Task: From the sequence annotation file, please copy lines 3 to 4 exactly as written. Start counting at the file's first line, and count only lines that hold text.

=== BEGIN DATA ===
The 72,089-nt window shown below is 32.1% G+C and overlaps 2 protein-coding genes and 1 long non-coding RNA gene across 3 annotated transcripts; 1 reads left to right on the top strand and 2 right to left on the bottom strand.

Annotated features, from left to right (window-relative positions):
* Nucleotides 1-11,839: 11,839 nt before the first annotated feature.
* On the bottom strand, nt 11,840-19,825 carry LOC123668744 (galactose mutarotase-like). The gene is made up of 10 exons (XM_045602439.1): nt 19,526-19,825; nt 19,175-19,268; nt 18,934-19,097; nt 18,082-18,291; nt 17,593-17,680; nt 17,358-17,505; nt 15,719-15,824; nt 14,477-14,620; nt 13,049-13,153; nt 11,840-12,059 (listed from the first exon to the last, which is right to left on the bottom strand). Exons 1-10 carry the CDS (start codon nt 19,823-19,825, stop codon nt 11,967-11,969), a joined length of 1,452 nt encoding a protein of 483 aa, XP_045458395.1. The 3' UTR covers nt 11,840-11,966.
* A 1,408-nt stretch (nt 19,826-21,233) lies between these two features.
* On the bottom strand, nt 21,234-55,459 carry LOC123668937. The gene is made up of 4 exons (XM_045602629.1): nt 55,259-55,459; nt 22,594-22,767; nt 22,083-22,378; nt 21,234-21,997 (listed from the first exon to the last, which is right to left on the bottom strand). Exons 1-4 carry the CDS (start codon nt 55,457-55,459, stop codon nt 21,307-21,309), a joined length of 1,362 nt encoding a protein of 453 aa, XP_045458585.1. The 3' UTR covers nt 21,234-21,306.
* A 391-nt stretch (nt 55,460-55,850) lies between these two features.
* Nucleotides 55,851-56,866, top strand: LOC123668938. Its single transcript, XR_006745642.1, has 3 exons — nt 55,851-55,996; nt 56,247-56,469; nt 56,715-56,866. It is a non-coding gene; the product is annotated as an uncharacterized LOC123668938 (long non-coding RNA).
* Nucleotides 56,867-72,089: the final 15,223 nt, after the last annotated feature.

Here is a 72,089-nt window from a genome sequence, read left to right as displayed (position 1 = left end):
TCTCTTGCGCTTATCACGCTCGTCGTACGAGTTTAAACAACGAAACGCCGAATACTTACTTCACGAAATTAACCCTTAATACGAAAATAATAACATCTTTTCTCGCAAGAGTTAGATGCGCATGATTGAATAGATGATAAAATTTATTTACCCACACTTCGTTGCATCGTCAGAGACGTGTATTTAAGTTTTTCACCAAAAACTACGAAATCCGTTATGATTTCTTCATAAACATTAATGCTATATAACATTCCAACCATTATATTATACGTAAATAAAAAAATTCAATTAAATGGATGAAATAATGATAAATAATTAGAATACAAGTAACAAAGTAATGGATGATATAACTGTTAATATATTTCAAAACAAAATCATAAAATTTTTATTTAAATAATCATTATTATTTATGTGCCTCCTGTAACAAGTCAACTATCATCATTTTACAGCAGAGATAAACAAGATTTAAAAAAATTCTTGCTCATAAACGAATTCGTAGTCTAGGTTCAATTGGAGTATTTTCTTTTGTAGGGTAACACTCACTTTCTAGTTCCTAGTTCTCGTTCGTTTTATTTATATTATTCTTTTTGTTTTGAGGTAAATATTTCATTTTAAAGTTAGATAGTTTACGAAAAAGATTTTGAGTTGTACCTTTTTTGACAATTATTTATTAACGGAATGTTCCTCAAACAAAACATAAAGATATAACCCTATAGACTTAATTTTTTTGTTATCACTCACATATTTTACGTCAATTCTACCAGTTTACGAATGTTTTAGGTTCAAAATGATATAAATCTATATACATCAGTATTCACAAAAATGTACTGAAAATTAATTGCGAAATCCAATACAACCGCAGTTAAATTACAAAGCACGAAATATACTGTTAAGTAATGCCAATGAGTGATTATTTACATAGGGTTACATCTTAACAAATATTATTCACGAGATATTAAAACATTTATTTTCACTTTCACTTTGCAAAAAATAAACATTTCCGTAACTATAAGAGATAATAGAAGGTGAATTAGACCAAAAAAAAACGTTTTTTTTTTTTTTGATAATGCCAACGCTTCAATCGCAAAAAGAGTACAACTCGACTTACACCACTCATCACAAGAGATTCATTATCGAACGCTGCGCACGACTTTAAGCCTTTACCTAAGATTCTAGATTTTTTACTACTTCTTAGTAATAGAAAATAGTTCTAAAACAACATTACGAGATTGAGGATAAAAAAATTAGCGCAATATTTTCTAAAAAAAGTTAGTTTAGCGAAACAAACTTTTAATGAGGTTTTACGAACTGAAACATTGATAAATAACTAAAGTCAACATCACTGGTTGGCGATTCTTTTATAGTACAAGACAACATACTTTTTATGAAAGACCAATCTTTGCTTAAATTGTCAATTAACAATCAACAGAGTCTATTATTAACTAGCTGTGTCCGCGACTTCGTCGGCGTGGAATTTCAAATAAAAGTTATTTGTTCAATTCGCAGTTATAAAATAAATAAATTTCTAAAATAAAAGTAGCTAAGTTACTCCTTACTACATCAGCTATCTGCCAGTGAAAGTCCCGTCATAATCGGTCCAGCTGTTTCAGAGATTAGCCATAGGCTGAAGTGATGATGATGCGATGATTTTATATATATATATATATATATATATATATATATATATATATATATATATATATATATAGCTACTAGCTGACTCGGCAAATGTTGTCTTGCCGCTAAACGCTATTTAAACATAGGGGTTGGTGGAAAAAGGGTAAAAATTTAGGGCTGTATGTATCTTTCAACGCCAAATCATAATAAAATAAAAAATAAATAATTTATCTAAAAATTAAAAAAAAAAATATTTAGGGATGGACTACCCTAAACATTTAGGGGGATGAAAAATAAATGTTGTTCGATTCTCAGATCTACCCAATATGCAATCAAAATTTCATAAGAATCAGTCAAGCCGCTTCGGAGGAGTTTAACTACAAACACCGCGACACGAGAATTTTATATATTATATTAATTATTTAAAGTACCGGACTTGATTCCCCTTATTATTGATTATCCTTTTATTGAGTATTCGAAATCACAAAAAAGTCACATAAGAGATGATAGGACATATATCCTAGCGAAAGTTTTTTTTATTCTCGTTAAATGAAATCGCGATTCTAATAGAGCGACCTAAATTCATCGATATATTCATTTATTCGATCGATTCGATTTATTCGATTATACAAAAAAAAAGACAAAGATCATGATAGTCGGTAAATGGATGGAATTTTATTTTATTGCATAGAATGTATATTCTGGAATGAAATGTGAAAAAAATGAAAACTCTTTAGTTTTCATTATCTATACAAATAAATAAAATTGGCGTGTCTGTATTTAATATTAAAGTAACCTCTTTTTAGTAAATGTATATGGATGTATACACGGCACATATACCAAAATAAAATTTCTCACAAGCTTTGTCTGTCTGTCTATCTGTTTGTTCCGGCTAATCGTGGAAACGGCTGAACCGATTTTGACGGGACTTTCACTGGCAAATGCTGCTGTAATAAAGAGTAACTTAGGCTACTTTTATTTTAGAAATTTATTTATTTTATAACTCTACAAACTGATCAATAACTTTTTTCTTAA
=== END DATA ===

* Nucleotides 1-11,839: 11,839 nt before the first annotated feature.
* On the bottom strand, nt 11,840-19,825 carry LOC123668744 (galactose mutarotase-like). The gene is made up of 10 exons (XM_045602439.1): nt 19,526-19,825; nt 19,175-19,268; nt 18,934-19,097; nt 18,082-18,291; nt 17,593-17,680; nt 17,358-17,505; nt 15,719-15,824; nt 14,477-14,620; nt 13,049-13,153; nt 11,840-12,059 (listed from the first exon to the last, which is right to left on the bottom strand). Exons 1-10 carry the CDS (start codon nt 19,823-19,825, stop codon nt 11,967-11,969), a joined length of 1,452 nt encoding a protein of 483 aa, XP_045458395.1. The 3' UTR covers nt 11,840-11,966.